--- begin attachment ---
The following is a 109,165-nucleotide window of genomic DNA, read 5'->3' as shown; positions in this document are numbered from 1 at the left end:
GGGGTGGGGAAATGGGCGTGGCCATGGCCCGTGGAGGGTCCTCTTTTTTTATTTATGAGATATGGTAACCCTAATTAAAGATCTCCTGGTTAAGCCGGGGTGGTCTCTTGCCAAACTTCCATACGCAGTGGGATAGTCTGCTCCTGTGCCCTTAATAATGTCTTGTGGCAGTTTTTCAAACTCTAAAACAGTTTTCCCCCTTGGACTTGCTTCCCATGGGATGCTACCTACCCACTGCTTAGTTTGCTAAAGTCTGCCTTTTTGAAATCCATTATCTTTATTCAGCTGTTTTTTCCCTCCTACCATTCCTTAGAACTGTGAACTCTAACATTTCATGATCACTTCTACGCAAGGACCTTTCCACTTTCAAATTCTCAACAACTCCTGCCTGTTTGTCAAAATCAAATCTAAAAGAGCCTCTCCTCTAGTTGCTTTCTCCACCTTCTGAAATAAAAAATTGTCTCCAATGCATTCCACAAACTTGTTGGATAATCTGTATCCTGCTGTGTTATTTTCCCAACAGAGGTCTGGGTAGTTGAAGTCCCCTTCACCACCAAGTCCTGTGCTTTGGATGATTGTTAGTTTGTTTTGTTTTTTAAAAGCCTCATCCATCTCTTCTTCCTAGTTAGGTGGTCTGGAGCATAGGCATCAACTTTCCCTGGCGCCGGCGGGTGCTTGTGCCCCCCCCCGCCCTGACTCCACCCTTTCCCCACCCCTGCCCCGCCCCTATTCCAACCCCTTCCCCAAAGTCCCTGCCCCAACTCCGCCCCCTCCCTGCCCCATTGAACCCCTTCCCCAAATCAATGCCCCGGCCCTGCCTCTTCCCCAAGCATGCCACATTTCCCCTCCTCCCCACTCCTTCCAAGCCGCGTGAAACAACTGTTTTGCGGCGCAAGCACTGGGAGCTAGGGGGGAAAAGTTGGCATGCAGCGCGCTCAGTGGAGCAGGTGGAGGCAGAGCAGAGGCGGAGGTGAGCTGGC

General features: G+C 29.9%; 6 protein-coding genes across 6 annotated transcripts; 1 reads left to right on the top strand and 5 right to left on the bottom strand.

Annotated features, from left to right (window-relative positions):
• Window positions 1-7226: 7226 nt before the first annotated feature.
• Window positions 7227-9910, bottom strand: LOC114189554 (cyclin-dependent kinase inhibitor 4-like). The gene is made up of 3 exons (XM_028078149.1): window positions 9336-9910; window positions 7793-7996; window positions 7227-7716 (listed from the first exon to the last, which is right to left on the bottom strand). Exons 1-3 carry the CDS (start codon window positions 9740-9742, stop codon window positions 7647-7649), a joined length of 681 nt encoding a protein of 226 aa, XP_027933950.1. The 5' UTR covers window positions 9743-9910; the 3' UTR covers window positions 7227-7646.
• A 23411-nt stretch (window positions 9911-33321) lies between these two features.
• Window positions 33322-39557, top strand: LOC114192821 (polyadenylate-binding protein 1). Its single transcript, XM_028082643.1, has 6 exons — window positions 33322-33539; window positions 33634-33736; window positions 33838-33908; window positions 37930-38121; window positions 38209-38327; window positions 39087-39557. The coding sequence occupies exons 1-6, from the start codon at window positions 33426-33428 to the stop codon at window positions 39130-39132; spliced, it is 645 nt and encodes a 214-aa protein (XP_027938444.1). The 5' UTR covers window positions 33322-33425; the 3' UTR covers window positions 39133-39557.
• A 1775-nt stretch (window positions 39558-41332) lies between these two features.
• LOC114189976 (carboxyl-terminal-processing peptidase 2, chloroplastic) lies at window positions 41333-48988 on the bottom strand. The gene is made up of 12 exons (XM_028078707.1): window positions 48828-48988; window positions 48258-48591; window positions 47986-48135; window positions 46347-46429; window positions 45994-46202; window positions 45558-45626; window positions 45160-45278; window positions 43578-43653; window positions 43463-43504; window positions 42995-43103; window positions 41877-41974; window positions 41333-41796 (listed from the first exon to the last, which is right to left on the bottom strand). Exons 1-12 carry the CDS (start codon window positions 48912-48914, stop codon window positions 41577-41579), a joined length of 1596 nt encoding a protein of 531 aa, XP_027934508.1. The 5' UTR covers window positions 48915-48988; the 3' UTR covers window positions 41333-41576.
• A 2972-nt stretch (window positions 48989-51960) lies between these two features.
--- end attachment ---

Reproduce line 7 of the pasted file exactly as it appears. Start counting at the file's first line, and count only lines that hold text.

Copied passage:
• A 23411-nt stretch (window positions 9911-33321) lies between these two features.